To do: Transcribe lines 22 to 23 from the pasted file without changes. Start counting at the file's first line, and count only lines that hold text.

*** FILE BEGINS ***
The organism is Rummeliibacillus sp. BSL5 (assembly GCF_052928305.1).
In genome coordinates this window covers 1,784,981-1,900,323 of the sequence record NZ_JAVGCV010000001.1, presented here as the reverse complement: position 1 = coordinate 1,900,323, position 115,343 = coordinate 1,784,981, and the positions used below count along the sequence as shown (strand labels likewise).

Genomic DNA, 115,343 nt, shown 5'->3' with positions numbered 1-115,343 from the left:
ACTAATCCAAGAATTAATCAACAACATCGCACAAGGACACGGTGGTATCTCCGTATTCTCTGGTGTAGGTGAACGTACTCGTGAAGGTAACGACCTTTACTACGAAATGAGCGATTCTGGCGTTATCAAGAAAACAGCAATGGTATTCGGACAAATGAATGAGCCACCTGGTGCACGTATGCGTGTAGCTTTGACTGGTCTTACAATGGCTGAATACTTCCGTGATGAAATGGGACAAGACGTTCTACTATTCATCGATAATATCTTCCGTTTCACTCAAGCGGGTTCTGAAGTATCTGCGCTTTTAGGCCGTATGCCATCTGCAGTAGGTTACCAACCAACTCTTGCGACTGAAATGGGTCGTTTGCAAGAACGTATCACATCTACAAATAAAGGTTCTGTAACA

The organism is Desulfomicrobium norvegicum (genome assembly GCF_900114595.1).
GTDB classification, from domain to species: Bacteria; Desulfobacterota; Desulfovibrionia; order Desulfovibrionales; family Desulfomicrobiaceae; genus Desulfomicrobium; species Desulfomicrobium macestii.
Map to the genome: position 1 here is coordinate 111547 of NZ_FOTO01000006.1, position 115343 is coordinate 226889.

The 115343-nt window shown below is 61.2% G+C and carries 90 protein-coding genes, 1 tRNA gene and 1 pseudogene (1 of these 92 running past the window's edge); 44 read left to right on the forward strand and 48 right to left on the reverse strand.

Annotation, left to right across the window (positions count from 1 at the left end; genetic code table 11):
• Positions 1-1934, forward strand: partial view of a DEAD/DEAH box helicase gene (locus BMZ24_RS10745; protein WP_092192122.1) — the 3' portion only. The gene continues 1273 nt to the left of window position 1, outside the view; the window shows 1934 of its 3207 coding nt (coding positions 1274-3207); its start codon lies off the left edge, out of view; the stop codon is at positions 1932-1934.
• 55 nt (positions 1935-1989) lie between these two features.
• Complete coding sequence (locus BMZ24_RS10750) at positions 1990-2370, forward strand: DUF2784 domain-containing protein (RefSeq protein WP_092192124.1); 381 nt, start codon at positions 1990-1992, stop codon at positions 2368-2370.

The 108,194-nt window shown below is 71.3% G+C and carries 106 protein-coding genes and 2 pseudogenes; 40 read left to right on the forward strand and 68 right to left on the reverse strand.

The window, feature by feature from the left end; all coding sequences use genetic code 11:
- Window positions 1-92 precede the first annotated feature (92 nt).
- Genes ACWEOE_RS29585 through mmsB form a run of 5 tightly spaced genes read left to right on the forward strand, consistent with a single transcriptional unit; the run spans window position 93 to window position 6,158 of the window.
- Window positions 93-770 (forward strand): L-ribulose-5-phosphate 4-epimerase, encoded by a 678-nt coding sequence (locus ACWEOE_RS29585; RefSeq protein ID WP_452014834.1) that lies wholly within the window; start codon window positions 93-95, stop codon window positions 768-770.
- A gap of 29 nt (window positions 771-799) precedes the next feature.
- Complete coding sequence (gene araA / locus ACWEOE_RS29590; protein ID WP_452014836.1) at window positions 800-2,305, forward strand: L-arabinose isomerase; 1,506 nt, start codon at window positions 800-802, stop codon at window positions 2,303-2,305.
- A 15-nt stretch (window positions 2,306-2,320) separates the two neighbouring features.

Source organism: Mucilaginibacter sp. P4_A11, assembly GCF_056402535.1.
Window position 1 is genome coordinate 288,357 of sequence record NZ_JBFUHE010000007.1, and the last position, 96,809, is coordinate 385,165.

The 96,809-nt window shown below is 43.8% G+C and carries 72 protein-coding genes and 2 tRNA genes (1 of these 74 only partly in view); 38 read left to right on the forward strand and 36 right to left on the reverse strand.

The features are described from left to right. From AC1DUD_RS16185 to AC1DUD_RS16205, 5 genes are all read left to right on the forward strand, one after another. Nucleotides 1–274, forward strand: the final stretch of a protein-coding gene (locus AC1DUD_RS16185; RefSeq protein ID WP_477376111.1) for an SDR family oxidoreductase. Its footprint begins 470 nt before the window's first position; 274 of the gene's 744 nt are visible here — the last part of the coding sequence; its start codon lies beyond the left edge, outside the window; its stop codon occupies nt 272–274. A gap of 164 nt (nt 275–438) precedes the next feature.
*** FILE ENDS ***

Window position 1 is genome coordinate 288,357 of sequence record NZ_JBFUHE010000007.1, and the last position, 96,809, is coordinate 385,165.

The 96,809-nt window shown below is 43.8% G+C and carries 72 protein-coding genes and 2 tRNA genes (1 of these 74 only partly in view); 38 read left to right on the forward strand and 36 right to left on the reverse strand.